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Logic Pro From A to Z – J is for Junction Tool

Logic Pro From A to Z – J is for Junction Tool

Joining up region boundaries is a relatively routine task. And Logic Pro has plenty of nice functions to help with this. The shuffle left and right modes are a great feature to quickly snap start and end boundaries of different regions together. The fade tool and fade parameters in the Inspector help smooth out any rough transitions. But hidden away in Logic Pro’s arsenal of features is the Junction Tool.

The Junction Tool doesn’t have a dedicated tool icon, or a place in any of the menus. If you search for “junction” in the key commands window, you’ll come up empty. But it is there, ready to serve you under the precise conditions you’ll need it in, and hidden from sight the rest of the time.

Just like when editing takes in a take folder, the Junction Tool allows for simultaneously resizing the start and end boundaries of two adjacent regions. They must be butted up against each other (and we all know how painful that can be!) and have material beyond their visible boundaries available for placement in the timeline.

Just place your regular pointer tool cursor precisely over the split between the two regions, about mid way between the top and bottom, and it transforms into the Junction Tool. The easiest way to understand how it works is to see it in action. Here is a short video with two regions butted up together. Watch as the cursor changes to the Junction Tool. The boundaries are then simultaneously repositioned until a smooth edit point is found. All this while preserving the timing of the content in the time line. The only thing being altered are the region boundaries.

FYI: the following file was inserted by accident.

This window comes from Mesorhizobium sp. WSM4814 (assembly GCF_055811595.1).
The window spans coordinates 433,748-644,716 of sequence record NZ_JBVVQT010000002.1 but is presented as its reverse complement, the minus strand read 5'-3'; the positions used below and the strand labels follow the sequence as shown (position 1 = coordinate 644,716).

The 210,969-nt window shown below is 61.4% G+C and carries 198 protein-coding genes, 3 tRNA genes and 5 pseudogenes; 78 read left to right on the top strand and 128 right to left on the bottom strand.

Watch the video:

Junction Tool Video

Eli Krantzberg
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Eli Krantzberg

Apple Certified Pro Eli Krantzberg is an internationally known author and music software trainer for Groove3. His instructional videos have helped demystify music software such as Logic Pro, Pro Tools, Sonar, BFD, Melodyne, and Kontakt for thousands of users all over the world. Based in Montreal, Canada, Eli is involved in all aspects of audio production. In his studio he works with various artists, as well as on commercial jingles, corporate videos, and original music composition.
Eli Krantzberg
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  • i have
    ctrl+shift+Q trim region start to previous region
    ctrl+shift+w trim region end to next region

    option+shift+Q trim region start to previous transient
    option+Q trim region start to next transient

    option +shift+W trim region end to previous transient
    option+W trim region end to next transient.

    once you get the hang of working with regions this way, it’s the fastest method i’ve found for editing. using the top 2 commands, it’s super easy to make the edges touch (enabling the junction tool), without moving content.

    check it out if you get the time!

    thanks for all the good info btw.

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